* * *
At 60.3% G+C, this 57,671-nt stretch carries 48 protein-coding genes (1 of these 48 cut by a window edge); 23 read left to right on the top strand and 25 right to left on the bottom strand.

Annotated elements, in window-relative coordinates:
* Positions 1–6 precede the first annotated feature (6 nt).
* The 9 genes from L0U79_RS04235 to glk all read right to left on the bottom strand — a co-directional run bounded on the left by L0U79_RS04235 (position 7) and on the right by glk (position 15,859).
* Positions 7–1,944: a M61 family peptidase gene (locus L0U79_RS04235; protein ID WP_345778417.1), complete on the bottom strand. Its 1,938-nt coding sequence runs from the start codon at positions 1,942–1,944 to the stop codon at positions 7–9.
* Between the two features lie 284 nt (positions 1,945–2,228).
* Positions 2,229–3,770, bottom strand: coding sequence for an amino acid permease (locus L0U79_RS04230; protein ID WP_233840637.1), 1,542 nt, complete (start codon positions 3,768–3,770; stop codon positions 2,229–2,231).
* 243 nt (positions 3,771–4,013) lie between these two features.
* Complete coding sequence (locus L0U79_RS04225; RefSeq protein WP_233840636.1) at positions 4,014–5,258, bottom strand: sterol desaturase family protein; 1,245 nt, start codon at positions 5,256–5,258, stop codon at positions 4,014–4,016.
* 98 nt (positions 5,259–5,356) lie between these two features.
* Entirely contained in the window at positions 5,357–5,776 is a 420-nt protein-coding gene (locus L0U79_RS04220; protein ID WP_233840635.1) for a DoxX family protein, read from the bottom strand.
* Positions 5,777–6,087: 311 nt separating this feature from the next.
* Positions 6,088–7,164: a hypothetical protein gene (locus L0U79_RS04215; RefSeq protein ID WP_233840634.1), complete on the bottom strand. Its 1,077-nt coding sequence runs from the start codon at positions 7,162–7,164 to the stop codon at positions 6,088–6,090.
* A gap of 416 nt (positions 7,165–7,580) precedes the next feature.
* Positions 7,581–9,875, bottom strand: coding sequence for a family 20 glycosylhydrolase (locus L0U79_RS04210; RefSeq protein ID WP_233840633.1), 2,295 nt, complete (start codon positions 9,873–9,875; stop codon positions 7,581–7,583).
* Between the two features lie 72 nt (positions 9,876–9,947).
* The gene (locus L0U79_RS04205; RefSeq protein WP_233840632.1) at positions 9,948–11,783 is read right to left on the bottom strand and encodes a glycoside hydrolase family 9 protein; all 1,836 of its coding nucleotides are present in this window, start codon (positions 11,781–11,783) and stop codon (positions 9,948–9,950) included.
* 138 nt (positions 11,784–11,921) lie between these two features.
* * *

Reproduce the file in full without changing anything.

At 60.3% G+C, this 57,671-nt stretch carries 48 protein-coding genes (1 of these 48 cut by a window edge); 23 read left to right on the top strand and 25 right to left on the bottom strand.

Annotated elements, in window-relative coordinates:
* Positions 1–6 precede the first annotated feature (6 nt).
* The 9 genes from L0U79_RS04235 to glk all read right to left on the bottom strand — a co-directional run bounded on the left by L0U79_RS04235 (position 7) and on the right by glk (position 15,859).
* Positions 7–1,944: a M61 family peptidase gene (locus L0U79_RS04235; protein ID WP_345778417.1), complete on the bottom strand. Its 1,938-nt coding sequence runs from the start codon at positions 1,942–1,944 to the stop codon at positions 7–9.
* Between the two features lie 284 nt (positions 1,945–2,228).
* Positions 2,229–3,770, bottom strand: coding sequence for an amino acid permease (locus L0U79_RS04230; protein ID WP_233840637.1), 1,542 nt, complete (start codon positions 3,768–3,770; stop codon positions 2,229–2,231).
* 243 nt (positions 3,771–4,013) lie between these two features.
* Complete coding sequence (locus L0U79_RS04225; RefSeq protein WP_233840636.1) at positions 4,014–5,258, bottom strand: sterol desaturase family protein; 1,245 nt, start codon at positions 5,256–5,258, stop codon at positions 4,014–4,016.
* 98 nt (positions 5,259–5,356) lie between these two features.
* Entirely contained in the window at positions 5,357–5,776 is a 420-nt protein-coding gene (locus L0U79_RS04220; protein ID WP_233840635.1) for a DoxX family protein, read from the bottom strand.
* Positions 5,777–6,087: 311 nt separating this feature from the next.
* Positions 6,088–7,164: a hypothetical protein gene (locus L0U79_RS04215; RefSeq protein ID WP_233840634.1), complete on the bottom strand. Its 1,077-nt coding sequence runs from the start codon at positions 7,162–7,164 to the stop codon at positions 6,088–6,090.
* A gap of 416 nt (positions 7,165–7,580) precedes the next feature.
* Positions 7,581–9,875, bottom strand: coding sequence for a family 20 glycosylhydrolase (locus L0U79_RS04210; RefSeq protein ID WP_233840633.1), 2,295 nt, complete (start codon positions 9,873–9,875; stop codon positions 7,581–7,583).
* Between the two features lie 72 nt (positions 9,876–9,947).
* The gene (locus L0U79_RS04205; RefSeq protein WP_233840632.1) at positions 9,948–11,783 is read right to left on the bottom strand and encodes a glycoside hydrolase family 9 protein; all 1,836 of its coding nucleotides are present in this window, start codon (positions 11,781–11,783) and stop codon (positions 9,948–9,950) included.
* 138 nt (positions 11,784–11,921) lie between these two features.